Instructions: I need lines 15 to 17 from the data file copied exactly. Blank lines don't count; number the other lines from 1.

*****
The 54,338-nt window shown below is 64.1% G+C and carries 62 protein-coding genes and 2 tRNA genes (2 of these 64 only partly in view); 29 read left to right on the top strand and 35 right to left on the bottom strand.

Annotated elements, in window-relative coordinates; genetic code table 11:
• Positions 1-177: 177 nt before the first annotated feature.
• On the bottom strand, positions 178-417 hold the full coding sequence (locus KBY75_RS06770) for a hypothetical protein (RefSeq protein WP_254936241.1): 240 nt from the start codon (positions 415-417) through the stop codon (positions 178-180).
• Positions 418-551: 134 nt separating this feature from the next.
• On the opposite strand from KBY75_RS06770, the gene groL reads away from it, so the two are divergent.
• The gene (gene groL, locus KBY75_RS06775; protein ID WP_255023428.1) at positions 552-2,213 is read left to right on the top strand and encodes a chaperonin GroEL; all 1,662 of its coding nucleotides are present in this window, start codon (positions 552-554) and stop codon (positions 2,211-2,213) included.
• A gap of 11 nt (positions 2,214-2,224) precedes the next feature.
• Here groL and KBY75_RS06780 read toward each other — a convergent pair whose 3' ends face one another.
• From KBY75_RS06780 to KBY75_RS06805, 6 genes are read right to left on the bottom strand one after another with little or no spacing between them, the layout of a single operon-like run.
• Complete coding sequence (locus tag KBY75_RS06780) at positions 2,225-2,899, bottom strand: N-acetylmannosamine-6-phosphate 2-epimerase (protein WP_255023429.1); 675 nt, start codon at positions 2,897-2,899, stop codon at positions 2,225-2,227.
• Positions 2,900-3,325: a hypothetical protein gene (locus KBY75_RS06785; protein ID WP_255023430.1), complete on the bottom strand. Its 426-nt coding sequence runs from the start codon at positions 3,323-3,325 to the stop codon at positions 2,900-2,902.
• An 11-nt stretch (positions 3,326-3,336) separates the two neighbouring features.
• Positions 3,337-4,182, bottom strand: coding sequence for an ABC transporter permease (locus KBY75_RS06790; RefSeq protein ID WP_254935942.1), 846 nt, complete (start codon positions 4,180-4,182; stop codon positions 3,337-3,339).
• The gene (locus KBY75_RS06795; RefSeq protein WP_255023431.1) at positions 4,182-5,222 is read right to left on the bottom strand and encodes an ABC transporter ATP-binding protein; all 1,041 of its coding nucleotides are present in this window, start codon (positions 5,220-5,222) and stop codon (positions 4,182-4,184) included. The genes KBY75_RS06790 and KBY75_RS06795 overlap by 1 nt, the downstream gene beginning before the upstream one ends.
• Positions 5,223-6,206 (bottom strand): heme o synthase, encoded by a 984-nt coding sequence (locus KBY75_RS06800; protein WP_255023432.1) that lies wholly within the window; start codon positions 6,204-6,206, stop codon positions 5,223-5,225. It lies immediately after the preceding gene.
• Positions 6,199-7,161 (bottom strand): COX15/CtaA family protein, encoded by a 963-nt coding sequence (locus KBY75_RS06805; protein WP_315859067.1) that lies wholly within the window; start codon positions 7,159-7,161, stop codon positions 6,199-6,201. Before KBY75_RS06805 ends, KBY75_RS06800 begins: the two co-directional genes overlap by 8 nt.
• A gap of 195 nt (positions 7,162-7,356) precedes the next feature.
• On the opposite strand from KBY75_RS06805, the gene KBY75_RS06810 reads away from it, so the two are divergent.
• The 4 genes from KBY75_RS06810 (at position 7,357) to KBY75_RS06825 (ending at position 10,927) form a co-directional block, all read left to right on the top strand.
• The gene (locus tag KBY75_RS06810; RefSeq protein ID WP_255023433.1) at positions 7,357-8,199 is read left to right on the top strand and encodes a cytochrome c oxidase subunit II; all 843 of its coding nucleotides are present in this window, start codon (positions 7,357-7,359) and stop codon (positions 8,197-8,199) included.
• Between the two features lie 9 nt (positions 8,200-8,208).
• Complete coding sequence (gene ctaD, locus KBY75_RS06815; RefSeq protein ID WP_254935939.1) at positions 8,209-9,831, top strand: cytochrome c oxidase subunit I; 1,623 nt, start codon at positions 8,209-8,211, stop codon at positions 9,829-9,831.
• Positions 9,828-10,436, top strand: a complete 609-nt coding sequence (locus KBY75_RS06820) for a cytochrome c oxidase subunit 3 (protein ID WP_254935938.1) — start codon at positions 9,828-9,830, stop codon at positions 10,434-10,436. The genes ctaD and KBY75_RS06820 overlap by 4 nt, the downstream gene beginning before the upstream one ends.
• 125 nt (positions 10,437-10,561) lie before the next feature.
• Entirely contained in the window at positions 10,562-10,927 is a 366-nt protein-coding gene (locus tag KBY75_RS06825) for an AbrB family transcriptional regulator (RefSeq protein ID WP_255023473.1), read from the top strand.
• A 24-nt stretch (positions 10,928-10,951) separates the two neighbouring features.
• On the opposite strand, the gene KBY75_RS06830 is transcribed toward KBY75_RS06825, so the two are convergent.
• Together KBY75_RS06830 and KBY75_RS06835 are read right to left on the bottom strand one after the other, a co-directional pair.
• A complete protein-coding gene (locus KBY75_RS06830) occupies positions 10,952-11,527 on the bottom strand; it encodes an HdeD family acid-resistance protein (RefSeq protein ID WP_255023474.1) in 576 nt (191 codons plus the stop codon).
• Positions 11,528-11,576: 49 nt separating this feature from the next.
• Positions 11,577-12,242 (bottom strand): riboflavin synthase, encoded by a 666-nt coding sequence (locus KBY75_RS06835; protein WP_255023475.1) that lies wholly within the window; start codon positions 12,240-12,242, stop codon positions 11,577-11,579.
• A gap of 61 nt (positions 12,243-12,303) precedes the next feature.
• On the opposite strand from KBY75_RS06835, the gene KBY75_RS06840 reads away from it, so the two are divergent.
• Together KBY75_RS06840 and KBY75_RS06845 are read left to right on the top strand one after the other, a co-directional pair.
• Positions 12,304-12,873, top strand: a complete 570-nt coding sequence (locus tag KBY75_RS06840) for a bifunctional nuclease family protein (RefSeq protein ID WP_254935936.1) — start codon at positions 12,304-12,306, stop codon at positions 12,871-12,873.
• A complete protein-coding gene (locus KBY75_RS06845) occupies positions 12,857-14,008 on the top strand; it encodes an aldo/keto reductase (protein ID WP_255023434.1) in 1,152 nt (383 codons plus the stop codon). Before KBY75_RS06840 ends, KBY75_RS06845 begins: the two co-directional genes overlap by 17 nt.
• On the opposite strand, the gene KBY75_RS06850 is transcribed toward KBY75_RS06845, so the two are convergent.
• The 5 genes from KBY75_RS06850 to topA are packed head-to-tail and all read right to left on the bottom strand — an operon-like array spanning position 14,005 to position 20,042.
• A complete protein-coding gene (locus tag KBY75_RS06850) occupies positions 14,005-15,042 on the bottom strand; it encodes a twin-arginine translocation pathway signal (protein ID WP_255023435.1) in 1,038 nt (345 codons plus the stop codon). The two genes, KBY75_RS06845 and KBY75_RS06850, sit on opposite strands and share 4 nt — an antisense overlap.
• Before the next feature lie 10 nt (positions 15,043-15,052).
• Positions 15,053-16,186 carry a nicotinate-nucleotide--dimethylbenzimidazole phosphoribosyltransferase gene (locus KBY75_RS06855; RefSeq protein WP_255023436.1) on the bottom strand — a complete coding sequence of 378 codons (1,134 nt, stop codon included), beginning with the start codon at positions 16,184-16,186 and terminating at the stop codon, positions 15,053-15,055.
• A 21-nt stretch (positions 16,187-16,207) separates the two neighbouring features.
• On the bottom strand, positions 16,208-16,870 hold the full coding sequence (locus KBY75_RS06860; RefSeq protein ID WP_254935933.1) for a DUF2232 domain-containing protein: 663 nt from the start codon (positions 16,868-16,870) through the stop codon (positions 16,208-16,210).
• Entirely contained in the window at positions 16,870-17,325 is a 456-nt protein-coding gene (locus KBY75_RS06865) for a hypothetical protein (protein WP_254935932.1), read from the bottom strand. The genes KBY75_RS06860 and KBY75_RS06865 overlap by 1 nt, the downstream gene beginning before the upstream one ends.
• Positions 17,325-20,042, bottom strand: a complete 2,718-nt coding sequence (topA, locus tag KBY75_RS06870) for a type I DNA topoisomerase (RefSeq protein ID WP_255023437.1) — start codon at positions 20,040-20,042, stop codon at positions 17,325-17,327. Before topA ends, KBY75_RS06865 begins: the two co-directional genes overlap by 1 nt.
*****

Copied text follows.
• The gene (locus KBY75_RS06795; RefSeq protein WP_255023431.1) at positions 4,182-5,222 is read right to left on the bottom strand and encodes an ABC transporter ATP-binding protein; all 1,041 of its coding nucleotides are present in this window, start codon (positions 5,220-5,222) and stop codon (positions 4,182-4,184) included. The genes KBY75_RS06790 and KBY75_RS06795 overlap by 1 nt, the downstream gene beginning before the upstream one ends.
• Positions 5,223-6,206 (bottom strand): heme o synthase, encoded by a 984-nt coding sequence (locus KBY75_RS06800; protein WP_255023432.1) that lies wholly within the window; start codon positions 6,204-6,206, stop codon positions 5,223-5,225. It lies immediately after the preceding gene.
• Positions 6,199-7,161 (bottom strand): COX15/CtaA family protein, encoded by a 963-nt coding sequence (locus KBY75_RS06805; protein WP_315859067.1) that lies wholly within the window; start codon positions 7,159-7,161, stop codon positions 6,199-6,201. Before KBY75_RS06805 ends, KBY75_RS06800 begins: the two co-directional genes overlap by 8 nt.